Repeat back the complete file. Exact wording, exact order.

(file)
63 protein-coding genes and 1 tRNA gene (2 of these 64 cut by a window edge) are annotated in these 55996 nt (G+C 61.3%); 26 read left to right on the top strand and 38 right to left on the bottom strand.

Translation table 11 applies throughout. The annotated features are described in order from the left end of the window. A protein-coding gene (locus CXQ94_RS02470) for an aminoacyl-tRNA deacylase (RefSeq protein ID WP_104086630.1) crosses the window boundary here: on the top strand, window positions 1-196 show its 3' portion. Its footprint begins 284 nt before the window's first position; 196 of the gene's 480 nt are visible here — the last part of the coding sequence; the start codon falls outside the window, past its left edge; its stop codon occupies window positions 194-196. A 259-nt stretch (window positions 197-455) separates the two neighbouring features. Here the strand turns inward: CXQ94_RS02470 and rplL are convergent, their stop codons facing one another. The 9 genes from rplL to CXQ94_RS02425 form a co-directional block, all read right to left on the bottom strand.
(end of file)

63 protein-coding genes and 1 tRNA gene (2 of these 64 cut by a window edge) are annotated in these 55996 nt (G+C 61.3%); 26 read left to right on the top strand and 38 right to left on the bottom strand.

Translation table 11 applies throughout. The annotated features are described in order from the left end of the window. A protein-coding gene (locus CXQ94_RS02470) for an aminoacyl-tRNA deacylase (RefSeq protein ID WP_104086630.1) crosses the window boundary here: on the top strand, window positions 1-196 show its 3' portion. Its footprint begins 284 nt before the window's first position; 196 of the gene's 480 nt are visible here — the last part of the coding sequence; the start codon falls outside the window, past its left edge; its stop codon occupies window positions 194-196. A 259-nt stretch (window positions 197-455) separates the two neighbouring features. Here the strand turns inward: CXQ94_RS02470 and rplL are convergent, their stop codons facing one another. The 9 genes from rplL to CXQ94_RS02425 form a co-directional block, all read right to left on the bottom strand.